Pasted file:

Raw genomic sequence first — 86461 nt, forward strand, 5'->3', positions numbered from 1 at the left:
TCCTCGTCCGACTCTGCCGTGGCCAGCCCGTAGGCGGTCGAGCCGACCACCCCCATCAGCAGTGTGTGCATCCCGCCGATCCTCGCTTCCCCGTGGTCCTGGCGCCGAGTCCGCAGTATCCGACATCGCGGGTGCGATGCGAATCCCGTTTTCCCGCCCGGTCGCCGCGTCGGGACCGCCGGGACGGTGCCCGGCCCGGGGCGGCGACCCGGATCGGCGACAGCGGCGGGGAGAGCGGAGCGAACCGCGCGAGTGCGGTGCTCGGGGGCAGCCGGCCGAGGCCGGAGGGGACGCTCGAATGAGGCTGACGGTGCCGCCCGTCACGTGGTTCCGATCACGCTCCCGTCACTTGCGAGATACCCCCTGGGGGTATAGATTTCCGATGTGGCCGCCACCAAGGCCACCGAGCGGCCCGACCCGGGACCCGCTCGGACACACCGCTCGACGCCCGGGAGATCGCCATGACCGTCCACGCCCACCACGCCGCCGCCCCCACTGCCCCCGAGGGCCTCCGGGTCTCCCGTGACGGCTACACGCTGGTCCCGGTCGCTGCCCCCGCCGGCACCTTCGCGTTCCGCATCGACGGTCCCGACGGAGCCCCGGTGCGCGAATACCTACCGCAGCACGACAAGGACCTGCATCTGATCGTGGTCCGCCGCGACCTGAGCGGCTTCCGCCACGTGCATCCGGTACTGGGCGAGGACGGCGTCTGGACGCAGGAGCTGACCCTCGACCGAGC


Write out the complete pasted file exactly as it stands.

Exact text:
Raw genomic sequence first — 86461 nt, forward strand, 5'->3', positions numbered from 1 at the left:
TCCTCGTCCGACTCTGCCGTGGCCAGCCCGTAGGCGGTCGAGCCGACCACCCCCATCAGCAGTGTGTGCATCCCGCCGATCCTCGCTTCCCCGTGGTCCTGGCGCCGAGTCCGCAGTATCCGACATCGCGGGTGCGATGCGAATCCCGTTTTCCCGCCCGGTCGCCGCGTCGGGACCGCCGGGACGGTGCCCGGCCCGGGGCGGCGACCCGGATCGGCGACAGCGGCGGGGAGAGCGGAGCGAACCGCGCGAGTGCGGTGCTCGGGGGCAGCCGGCCGAGGCCGGAGGGGACGCTCGAATGAGGCTGACGGTGCCGCCCGTCACGTGGTTCCGATCACGCTCCCGTCACTTGCGAGATACCCCCTGGGGGTATAGATTTCCGATGTGGCCGCCACCAAGGCCACCGAGCGGCCCGACCCGGGACCCGCTCGGACACACCGCTCGACGCCCGGGAGATCGCCATGACCGTCCACGCCCACCACGCCGCCGCCCCCACTGCCCCCGAGGGCCTCCGGGTCTCCCGTGACGGCTACACGCTGGTCCCGGTCGCTGCCCCCGCCGGCACCTTCGCGTTCCGCATCGACGGTCCCGACGGAGCCCCGGTGCGCGAATACCTACCGCAGCACGACAAGGACCTGCATCTGATCGTGGTCCGCCGCGACCTGAGCGGCTTCCGCCACGTGCATCCGGTACTGGGCGAGGACGGCGTCTGGACGCAGGAGCTGACCCTCGACCGAGC